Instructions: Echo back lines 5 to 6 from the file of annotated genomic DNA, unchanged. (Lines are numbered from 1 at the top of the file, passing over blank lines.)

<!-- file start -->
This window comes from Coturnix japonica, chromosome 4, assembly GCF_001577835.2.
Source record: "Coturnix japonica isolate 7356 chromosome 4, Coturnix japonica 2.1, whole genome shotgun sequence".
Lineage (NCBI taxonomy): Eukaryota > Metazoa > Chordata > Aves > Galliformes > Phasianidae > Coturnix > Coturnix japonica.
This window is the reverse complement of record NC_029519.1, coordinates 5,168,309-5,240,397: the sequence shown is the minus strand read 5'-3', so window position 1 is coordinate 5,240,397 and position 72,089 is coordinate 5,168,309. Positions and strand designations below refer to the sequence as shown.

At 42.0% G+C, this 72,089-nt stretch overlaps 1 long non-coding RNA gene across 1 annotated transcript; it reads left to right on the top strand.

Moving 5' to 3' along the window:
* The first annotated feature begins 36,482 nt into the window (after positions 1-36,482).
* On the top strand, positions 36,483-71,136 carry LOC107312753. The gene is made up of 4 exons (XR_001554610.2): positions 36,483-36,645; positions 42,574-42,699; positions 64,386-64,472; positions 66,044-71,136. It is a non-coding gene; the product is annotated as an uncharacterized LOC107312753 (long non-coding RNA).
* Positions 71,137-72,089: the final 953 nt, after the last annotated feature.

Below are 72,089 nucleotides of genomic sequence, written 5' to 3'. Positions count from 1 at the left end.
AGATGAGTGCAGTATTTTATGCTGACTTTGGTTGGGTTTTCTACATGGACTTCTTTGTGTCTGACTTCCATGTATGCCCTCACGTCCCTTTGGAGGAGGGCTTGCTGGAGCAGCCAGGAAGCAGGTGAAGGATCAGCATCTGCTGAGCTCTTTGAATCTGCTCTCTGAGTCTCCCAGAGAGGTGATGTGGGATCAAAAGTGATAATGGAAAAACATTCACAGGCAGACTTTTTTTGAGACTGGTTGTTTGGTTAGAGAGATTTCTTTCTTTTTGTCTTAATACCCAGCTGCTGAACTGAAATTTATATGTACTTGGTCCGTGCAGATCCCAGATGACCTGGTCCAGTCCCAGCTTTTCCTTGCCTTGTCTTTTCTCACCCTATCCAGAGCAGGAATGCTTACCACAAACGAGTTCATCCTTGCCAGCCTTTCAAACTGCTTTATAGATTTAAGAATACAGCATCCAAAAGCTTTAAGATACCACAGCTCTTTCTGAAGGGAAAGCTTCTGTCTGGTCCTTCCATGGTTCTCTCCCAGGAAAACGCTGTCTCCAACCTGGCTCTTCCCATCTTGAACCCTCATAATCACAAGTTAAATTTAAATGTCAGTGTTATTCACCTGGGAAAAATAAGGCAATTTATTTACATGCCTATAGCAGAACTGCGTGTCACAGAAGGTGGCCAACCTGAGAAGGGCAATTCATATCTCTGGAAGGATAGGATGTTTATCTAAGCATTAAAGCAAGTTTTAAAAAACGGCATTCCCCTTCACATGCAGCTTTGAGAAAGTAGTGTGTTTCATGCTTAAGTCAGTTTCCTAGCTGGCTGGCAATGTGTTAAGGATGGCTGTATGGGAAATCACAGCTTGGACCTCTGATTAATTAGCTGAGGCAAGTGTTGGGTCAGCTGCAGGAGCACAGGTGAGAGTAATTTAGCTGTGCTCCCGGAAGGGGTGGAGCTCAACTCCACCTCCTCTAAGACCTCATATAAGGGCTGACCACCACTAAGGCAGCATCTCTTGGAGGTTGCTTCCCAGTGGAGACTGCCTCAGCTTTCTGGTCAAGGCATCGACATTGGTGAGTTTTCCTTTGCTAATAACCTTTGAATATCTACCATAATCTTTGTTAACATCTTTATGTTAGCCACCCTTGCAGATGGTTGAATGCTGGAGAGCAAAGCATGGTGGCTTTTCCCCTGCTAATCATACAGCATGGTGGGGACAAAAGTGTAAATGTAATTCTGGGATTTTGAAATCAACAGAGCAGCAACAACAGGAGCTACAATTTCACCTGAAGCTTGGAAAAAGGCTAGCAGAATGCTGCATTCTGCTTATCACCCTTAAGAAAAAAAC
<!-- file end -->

At 42.0% G+C, this 72,089-nt stretch overlaps 1 long non-coding RNA gene across 1 annotated transcript; it reads left to right on the top strand.

Moving 5' to 3' along the window: